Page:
|MadSci Network: Physics|
Good question indeed. Although there seem to exist several opinions about this, I stick to the following: As the water gets heated, there are places near the heating elements (i.e. at the bottom of the pot or kettle) where the temperature rises above 100 degrees for an instant without the water starting to boil immediately. So there is a local boiling retardation (Siedeverzug) which gets `released' by production of tiny bubbles of water vapour that rise and almost instantly disappear because the temperature of the surrounding water is less than 100 degrees. If you have ever attended a chemistry class the teacher should have mentioned that when heating pure liquids (i.e. with no solid components) above a flame you should always have something in there like a glass stick or tiny glass balls that improve convection in order to prevent boiling retardation. The `release' of the retardation can be almost explosion-like, and that's what happens on a small scale when heating water in a pot or kettle.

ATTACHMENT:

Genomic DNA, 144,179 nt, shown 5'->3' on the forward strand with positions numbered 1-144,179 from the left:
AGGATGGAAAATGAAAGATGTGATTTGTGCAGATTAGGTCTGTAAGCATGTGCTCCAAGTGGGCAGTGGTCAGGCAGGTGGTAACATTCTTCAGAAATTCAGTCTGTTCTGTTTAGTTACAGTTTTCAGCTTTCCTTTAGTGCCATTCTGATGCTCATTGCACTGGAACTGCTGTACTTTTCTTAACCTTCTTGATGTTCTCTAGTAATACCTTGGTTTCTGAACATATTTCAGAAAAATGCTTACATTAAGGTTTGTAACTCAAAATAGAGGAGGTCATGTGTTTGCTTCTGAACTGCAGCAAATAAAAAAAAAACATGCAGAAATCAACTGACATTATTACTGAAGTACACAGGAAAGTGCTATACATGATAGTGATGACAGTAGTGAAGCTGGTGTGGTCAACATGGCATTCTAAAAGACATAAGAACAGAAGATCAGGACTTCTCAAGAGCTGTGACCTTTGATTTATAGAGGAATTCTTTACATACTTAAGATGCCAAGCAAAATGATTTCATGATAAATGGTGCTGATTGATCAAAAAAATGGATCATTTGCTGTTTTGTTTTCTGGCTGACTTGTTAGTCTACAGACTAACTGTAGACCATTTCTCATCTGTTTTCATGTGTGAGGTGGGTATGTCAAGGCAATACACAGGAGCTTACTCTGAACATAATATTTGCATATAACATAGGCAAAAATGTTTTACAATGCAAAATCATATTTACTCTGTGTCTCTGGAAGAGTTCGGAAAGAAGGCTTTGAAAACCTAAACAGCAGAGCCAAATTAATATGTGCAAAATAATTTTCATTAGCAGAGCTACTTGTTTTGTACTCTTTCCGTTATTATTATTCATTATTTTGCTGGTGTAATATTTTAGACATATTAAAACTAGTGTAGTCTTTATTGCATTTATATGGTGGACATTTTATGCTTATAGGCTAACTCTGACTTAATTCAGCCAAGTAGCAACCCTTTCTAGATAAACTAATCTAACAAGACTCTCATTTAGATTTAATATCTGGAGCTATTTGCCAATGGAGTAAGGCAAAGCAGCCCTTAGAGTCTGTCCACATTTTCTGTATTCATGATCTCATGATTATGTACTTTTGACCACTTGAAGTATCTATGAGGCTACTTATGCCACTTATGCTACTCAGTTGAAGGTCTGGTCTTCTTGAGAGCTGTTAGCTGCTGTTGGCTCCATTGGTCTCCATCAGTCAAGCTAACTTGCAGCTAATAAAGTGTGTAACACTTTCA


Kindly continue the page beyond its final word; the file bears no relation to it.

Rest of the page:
It should be interesting to investigate what happens if one uses demineralized, pre-boiled water. I think the effect should be more pronounced there. On the other hand, slightly polluted water might give off less noise as boiling retardation is reduced.
Hope that helps, and viele Grüße von Erlangen nach
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